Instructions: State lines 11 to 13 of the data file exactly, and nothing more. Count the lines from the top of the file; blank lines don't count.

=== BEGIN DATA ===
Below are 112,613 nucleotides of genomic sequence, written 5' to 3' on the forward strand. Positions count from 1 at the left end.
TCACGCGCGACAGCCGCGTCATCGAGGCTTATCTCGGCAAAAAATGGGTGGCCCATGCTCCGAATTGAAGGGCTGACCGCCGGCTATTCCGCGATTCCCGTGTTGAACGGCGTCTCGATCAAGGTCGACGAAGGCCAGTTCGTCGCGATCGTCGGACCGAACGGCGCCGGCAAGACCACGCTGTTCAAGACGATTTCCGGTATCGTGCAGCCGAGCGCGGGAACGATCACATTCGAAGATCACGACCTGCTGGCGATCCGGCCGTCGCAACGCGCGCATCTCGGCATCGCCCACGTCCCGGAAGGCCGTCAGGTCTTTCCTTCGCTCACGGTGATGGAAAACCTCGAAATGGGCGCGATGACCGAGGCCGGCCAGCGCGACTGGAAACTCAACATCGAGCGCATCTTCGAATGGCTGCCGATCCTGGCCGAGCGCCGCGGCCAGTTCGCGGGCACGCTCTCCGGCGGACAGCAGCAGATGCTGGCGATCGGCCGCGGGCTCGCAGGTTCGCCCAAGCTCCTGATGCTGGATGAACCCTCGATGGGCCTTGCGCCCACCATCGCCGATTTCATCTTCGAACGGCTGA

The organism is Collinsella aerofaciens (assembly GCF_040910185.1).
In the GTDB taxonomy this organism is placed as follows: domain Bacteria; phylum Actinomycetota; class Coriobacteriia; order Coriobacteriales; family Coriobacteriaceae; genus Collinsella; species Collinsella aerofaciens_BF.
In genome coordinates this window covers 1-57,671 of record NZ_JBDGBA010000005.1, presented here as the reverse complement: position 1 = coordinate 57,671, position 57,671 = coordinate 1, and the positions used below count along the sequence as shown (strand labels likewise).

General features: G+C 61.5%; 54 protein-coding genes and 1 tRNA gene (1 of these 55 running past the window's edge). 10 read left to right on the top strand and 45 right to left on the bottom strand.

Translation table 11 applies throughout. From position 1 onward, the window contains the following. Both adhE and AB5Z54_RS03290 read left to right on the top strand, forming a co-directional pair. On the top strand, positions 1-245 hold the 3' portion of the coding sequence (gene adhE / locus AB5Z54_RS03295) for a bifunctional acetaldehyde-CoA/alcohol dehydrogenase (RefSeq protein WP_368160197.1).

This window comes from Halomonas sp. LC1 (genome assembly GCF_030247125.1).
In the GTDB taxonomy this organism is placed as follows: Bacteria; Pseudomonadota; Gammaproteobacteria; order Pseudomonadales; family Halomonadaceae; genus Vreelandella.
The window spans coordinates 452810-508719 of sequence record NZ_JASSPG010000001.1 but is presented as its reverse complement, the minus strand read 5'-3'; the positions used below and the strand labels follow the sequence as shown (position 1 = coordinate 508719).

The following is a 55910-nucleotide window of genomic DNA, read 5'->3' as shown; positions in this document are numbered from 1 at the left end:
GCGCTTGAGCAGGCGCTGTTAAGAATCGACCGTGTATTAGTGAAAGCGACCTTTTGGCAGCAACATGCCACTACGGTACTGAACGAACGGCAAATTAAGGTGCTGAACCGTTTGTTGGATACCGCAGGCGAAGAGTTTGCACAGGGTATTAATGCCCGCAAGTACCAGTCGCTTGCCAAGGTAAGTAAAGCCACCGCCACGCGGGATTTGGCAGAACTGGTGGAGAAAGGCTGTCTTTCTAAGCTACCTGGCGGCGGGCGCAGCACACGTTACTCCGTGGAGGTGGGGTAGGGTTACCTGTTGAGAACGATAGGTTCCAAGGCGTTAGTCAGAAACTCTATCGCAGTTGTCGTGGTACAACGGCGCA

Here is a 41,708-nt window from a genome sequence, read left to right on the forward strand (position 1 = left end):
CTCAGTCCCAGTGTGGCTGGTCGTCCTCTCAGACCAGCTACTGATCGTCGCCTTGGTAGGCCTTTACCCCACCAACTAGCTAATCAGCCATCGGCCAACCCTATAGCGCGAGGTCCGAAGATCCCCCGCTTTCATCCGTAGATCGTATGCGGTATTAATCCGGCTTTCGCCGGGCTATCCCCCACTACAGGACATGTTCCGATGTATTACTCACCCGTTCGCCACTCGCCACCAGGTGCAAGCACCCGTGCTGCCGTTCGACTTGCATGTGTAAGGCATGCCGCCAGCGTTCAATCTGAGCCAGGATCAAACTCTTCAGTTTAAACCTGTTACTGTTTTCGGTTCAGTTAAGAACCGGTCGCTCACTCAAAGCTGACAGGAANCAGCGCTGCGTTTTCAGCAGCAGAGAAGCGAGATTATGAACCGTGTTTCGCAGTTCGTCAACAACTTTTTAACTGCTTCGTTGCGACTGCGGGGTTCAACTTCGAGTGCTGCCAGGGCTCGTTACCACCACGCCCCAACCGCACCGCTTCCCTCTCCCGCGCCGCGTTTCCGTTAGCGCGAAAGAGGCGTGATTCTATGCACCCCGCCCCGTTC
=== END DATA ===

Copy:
The following is a 55910-nucleotide window of genomic DNA, read 5'->3' as shown; positions in this document are numbered from 1 at the left end:
GCGCTTGAGCAGGCGCTGTTAAGAATCGACCGTGTATTAGTGAAAGCGACCTTTTGGCAGCAACATGCCACTACGGTACTGAACGAACGGCAAATTAAGGTGCTGAACCGTTTGTTGGATACCGCAGGCGAAGAGTTTGCACAGGGTATTAATGCCCGCAAGTACCAGTCGCTTGCCAAGGTAAGTAAAGCCACCGCCACGCGGGATTTGGCAGAACTGGTGGAGAAAGGCTGTCTTTCTAAGCTACCTGGCGGCGGGCGCAGCACACGTTACTCCGTGGAGGTGGGGTAGGGTTACCTGTTGAGAACGATAGGTTCCAAGGCGTTAGTCAGAAACTCTATCGCAGTTGTCGTGGTACAACGGCGCA

Here is a 41,708-nt window from a genome sequence, read left to right on the forward strand (position 1 = left end):